Vitalis Extraction Technology
Business View Magazine interviews Joel Sherlock & Pete Patterson, co-founders of Vitalis Extraction Technology, for our focus on the Canadian Cannabis Industry.
Based in Kelowna, B.C., Vitalis is the manufacturer of the most sophisticated industrial Supercritical CO2 extraction system in the world. Focused on superior quality, and a strong commitment to research and development, the Vitalis certified Supercritical CO2 extraction equipment is re-defining the capabilities of traditional extraction methodologies.
With a heavy-duty hydraulic pump, dual extraction lines, industrial grade CO2 recovery system, TrueCyclonic separation technology, and modular assembly for future scalability, the Vitalis system is built for heavy-duty workloads, massive capacity, and continual growth. With more industrial-sized supercritical CO2 extraction machines in the field than any other manufacturer, Vitalis continues to deliver on promises of quality, innovation, and support.
In just four years, the company has grown to 100 employees with year-over-year growth of 154 percent, making it the largest global manufacturing business servicing the cannabis industry. Recently, Business View Magazine spoke with Vitalis co-founders, Joel Sherlock (CRO) and Pete Patterson (COO), about their company’s remarkable success in this fast-evolving sector.
BVM: What is the backstory behind Vitalis?
Sherlock: “My background is in private equity in the real estate space, and in 2011, I was approached about a warehouse we owned. We had it listed for $10 a square foot. They made an offer of $12, and I thought, ‘that’s terrible negotiation- why?’ When they informed me they had a license from the government to grow cannabis, I laughed and ushered them out of my office. Turns out they were legit. So, we became landlords of one facility, then another, and learned a lot about the market and a need that was emerging with a lot of smart cannabis guys raising money but not knowing how to proceed. So Pete and I formed a consulting firm to help entrepreneurs put business plans together and look at different opportunities. That gave us an accelerated education in a lot of different markets. Neither of us are experts in the cultivation side, so we steered clear of that and got into equipment finance, a plant food company – the pick and shovel side of things. A ton of money was being spent on extraction machines, but there was universal frustration from us, the financiers of the machines, because it was hard to get them quickly; hard to get straight answers on how they worked, or what the price would be.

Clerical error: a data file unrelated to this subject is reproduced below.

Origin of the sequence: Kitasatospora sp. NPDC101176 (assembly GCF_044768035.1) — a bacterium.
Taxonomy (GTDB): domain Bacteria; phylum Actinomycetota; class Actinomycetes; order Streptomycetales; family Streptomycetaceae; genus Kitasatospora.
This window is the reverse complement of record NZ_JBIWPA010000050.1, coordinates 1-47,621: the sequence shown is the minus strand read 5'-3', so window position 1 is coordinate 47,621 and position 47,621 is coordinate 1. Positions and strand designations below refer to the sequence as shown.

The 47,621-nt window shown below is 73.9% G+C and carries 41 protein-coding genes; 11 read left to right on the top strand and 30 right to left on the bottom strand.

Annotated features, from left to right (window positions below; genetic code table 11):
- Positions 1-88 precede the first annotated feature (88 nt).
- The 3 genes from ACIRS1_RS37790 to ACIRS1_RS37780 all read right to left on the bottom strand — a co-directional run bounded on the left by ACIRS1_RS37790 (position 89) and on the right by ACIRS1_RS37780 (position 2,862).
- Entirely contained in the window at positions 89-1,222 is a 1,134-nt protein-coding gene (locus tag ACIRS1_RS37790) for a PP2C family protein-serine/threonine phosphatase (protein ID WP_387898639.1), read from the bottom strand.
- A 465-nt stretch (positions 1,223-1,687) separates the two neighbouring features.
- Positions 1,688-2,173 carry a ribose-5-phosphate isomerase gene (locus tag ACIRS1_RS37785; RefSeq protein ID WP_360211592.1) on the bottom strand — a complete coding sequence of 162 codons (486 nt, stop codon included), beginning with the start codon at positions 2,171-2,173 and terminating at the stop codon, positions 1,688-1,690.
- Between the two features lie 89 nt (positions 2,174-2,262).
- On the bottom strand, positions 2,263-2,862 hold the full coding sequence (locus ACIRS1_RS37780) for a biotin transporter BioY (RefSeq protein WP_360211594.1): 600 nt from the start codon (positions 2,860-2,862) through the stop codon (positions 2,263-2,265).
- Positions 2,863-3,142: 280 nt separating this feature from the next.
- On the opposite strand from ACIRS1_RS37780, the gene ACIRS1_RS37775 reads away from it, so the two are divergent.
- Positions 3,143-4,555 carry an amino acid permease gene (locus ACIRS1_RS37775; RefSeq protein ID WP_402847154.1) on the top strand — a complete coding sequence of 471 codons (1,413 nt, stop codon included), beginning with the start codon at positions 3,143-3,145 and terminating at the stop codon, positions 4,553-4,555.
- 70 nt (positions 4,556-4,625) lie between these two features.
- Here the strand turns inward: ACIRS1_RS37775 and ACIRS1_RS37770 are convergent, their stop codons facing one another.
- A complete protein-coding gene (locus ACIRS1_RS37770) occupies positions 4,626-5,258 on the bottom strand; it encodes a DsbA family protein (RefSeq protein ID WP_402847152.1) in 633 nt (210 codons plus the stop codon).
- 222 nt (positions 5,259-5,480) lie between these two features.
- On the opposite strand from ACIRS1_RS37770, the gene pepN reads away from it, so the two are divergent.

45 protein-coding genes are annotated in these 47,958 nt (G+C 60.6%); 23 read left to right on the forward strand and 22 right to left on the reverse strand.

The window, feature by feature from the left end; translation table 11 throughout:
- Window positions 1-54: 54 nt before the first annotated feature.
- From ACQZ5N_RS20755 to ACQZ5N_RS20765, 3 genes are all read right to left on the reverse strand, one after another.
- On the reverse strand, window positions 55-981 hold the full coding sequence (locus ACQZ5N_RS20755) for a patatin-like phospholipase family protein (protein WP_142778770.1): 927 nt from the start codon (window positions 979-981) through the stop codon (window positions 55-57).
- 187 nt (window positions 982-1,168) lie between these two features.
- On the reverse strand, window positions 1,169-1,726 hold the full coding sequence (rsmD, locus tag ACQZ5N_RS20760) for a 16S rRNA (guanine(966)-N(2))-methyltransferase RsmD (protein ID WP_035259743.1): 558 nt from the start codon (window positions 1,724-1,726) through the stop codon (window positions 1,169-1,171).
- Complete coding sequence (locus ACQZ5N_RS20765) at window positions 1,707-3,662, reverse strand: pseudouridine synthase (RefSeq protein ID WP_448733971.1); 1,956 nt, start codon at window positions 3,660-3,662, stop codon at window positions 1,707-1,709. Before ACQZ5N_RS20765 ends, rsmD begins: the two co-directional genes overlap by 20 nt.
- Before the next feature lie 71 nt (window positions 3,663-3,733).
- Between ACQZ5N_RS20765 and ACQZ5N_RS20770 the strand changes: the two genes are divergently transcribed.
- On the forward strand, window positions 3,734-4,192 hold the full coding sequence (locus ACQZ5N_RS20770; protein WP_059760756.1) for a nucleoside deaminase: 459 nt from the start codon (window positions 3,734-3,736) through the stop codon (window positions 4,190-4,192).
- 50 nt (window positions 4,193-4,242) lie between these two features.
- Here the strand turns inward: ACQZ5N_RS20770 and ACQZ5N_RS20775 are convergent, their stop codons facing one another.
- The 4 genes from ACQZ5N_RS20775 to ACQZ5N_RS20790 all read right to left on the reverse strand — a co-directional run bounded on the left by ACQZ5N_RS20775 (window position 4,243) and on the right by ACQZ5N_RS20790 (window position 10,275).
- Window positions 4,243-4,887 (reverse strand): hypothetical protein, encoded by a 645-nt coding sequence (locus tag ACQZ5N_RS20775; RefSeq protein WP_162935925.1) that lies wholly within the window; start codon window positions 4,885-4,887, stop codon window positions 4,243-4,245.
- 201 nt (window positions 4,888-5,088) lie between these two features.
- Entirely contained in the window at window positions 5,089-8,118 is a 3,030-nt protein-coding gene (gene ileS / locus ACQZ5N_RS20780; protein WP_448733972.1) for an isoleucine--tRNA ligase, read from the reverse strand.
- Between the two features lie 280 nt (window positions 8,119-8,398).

“They’d tell us the machine was $175,000 and we’d write them a check and then they’d say the chiller was an additional $24,000, and something else was another $10,000. So the whole experience was frustrating. Then, when we had a couple of those machines in field, different science teams couldn’t talk to each other. Different sets of spare parts couldn’t be shared. Pete and I were having discussions about the need to simplify things under one platform – we wanted bigger vessels, the science teams wanted colder processing, faster pumps, and the financers wanted a deal. It was a universal answer when we took that out to manufacturers – no customization, no deals… scram.
“I didn’t like that answer, so I went to a friend, James Seabrook, who was the lead engineer at a company building mobile drilling rigs for oil and gas and is now a member of our ownership group (there are just the three of us). He said ‘no problem’ to building the pumps we needed, but ultimately the manufacturers he worked with didn’t want to get into the cannabis sector. It took me some time but I eventually talked the guys into quitting their job and starting a manufacturing company and that was the beginning of it.”
BVM: Where do you operate?
Sherlock: “We take everything from raw steel forward at our sites in Kelowna. We have our weld and pressure shop, assembly shop, pressure testing shop, and we just bought a larger building to bring some of those teams together. So we’ll be operating three main facilities in Kelowna. And we have a team in Bogota, a team in Europe based in Greece, and a warehouse in Las Vegas. Our major customers include Afria, Valens, Medipharm in Canada, and some of the largest MSOs in the U.S. – in reality, we power most of the commercial extraction teams, globally, if they’re running CO2.”
BVM: What are your biggest challenges?
Sherlock: “The speed the market is innovating. As an equipment company, selling machines is a quarter of the battle. Servicing is the much larger piece. When people are looking at investing a million-plus dollars into equipment, we always recommend looking at the merits of how it’s going to perform and what the throughput and up-costs will be. But also, take a hard look at the service team that will be supporting you until the end of that equipment’s life.”